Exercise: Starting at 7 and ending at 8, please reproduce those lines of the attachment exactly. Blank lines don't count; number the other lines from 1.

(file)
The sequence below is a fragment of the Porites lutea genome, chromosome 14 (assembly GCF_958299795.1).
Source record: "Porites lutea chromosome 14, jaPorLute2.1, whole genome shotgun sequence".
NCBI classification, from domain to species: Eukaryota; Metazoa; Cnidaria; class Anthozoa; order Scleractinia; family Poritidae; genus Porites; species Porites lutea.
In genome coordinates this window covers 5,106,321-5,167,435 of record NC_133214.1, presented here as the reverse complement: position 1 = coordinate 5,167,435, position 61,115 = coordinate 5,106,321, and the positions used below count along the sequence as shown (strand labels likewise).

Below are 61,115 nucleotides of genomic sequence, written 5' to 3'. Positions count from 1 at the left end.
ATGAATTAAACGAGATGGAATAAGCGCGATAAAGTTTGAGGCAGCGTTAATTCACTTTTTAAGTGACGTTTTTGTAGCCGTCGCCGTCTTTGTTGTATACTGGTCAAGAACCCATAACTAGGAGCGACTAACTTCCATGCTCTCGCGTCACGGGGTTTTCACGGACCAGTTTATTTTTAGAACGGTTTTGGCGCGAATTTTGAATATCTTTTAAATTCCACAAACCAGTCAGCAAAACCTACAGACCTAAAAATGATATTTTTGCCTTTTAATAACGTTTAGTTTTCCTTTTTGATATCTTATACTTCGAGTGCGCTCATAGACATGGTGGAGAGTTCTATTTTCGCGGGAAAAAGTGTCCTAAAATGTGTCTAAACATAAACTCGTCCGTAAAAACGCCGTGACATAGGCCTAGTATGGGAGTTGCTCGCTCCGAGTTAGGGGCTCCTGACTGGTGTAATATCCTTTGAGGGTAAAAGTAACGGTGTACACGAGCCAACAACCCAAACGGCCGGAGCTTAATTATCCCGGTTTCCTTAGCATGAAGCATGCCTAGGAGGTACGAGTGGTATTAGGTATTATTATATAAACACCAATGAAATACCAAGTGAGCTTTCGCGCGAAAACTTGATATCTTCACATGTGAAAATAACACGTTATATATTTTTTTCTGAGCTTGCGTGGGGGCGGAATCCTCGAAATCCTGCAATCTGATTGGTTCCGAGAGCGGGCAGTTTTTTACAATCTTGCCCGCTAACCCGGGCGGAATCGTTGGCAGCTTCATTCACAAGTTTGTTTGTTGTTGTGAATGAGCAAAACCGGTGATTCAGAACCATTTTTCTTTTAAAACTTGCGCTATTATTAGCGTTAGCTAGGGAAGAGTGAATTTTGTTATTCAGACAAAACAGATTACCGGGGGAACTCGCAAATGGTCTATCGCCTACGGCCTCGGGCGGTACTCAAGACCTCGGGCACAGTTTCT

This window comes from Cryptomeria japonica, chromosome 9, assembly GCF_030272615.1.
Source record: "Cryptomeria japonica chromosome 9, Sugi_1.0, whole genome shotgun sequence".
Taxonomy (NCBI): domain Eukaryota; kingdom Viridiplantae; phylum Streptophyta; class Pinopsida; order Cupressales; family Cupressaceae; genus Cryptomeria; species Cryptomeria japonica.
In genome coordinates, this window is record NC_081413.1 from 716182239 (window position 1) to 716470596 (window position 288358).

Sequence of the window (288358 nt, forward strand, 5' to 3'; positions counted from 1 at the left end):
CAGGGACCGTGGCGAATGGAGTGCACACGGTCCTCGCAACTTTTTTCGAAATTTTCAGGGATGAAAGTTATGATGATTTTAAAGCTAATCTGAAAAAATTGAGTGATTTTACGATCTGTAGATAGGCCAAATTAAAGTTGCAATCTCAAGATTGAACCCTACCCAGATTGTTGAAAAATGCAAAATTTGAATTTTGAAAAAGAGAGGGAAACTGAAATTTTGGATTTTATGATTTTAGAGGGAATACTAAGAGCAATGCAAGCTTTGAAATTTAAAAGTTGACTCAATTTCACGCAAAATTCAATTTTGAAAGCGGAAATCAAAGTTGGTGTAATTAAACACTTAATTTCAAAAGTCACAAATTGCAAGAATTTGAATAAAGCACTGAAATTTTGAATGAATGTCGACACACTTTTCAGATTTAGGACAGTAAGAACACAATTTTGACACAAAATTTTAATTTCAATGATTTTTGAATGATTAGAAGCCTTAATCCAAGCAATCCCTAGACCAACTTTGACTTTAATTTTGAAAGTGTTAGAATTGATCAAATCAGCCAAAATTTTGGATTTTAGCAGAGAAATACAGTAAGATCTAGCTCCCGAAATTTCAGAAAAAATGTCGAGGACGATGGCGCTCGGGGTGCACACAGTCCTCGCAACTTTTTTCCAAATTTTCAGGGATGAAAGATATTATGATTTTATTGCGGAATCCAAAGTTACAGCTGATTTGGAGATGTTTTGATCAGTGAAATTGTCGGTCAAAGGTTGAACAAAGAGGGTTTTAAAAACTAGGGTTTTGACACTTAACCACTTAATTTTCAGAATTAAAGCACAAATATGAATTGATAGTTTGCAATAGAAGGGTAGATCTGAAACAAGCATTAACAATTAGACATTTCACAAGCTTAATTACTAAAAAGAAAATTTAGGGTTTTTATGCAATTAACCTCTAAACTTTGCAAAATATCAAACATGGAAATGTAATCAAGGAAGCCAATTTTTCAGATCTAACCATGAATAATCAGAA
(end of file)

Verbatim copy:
This window comes from Cryptomeria japonica, chromosome 9, assembly GCF_030272615.1.
Source record: "Cryptomeria japonica chromosome 9, Sugi_1.0, whole genome shotgun sequence".